China and Pakistan agreed Friday on a $44 million project to construct a fiber-optic link connecting the former’s border region with the latter’s city of Rawalpindi, which will pave the way for Islamabad to boost its access to international communications networks.
The two countries also agreed on a “long-term plan” to build a 1,243-mile transportation link connecting Kashgar in northwestern China with the Port of Gwadar in southwestern Pakistan, to spur economic growth and to speed oil supplies to China. The route would run through Pakistan’s restive Baluchistan province, plagued by a separatist insurgency and sectarian strife between Sunnis and Shiites. Sharif termed the road-and-rail project a game-changer, which will generate revenue and jobs for Pakistan, Bloomberg News reported.
The pacts were the highlights of talks between Chinese and Pakistani officials in Beijing during the visit of Pakistani Prime Minister Nawaz Sharif, who chose Beijing as the destination for his maiden foreign trip after assuming office June 5.
Meanwhile, Pakistan on Thursday secured a loan worth $5.3 billion from the International Monetary Fund to help stabilize its ailing economy and to stem a sharp plunge in its foreign reserves during the past year.
Pakistan is also struggling to overcome unemployment, inflation, unpaid loans and an acute energy crisis, coupled with a Taliban insurgency and lawlessness along its borders with Afghanistan and Iran.
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“The overall focus of the program is to boost economic growth,” IMF’s Pakistan mission head Jeffrey Franks said after talks with Islamabad, Bloomberg News reported. “There may be difficult decisions to get there but these will necessary to achieve a stable economy.”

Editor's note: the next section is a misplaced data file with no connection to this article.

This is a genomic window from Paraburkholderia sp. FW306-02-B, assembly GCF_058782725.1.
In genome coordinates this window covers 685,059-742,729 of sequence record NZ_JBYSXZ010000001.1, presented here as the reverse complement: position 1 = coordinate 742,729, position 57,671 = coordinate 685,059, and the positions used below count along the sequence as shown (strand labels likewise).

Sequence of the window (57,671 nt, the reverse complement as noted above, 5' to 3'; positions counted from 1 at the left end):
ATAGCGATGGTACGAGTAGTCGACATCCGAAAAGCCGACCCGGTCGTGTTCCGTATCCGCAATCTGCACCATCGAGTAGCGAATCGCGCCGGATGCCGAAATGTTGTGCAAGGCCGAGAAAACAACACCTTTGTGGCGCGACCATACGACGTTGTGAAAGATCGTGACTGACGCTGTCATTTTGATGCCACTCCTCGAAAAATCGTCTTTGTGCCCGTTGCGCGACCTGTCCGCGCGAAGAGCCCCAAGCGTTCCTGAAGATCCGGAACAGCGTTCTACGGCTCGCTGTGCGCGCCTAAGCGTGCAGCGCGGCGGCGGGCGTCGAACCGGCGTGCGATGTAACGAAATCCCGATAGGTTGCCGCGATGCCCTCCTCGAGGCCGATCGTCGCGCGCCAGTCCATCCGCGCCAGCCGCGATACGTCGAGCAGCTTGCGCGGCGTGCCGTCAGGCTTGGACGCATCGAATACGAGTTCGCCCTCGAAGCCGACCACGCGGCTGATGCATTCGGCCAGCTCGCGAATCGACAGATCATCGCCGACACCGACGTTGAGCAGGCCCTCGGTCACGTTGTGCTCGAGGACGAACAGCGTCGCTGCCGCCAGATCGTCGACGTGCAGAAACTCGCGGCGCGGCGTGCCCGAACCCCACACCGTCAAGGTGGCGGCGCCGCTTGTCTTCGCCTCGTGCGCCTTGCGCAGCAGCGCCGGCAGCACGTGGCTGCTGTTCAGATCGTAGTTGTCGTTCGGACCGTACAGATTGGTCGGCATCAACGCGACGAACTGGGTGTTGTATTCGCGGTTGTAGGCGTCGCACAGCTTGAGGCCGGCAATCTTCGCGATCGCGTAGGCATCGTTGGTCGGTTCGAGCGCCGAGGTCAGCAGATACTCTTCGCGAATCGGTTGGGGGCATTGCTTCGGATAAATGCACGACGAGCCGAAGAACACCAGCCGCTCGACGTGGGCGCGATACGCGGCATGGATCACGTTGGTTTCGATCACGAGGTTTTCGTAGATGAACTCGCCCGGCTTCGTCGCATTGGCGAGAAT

Privately held Huawei Technologies Co. Ltd., the largest Chinese networking-equipment manufacturer, will build the fiber-optic link over the next three years: China will provide 85 percent of the funds, while Pakistan will provide the rest, Bloomberg reported, citing project director Waseem Ahmad.
Pakistan seeks to boost bilateral trade with China to $15 billion over the next three years, from a current volume of about $12 billion, while China wants Pakistan to crack down on insurgents belonging to China’s Uighur community, who have taken refuge in Pakistan’s northwest, where al Qaeda-linked militants are active.
Uighur people are predominantly Turkic-speaking Muslims, and form a minority of about 10 million, concentrated in western China’s troubled Xinjiang region. China accuses some Uighur groups of launching attacks to establish an independent state called East Turkistan, with the help of Islamist groups in Pakistan and central Asia.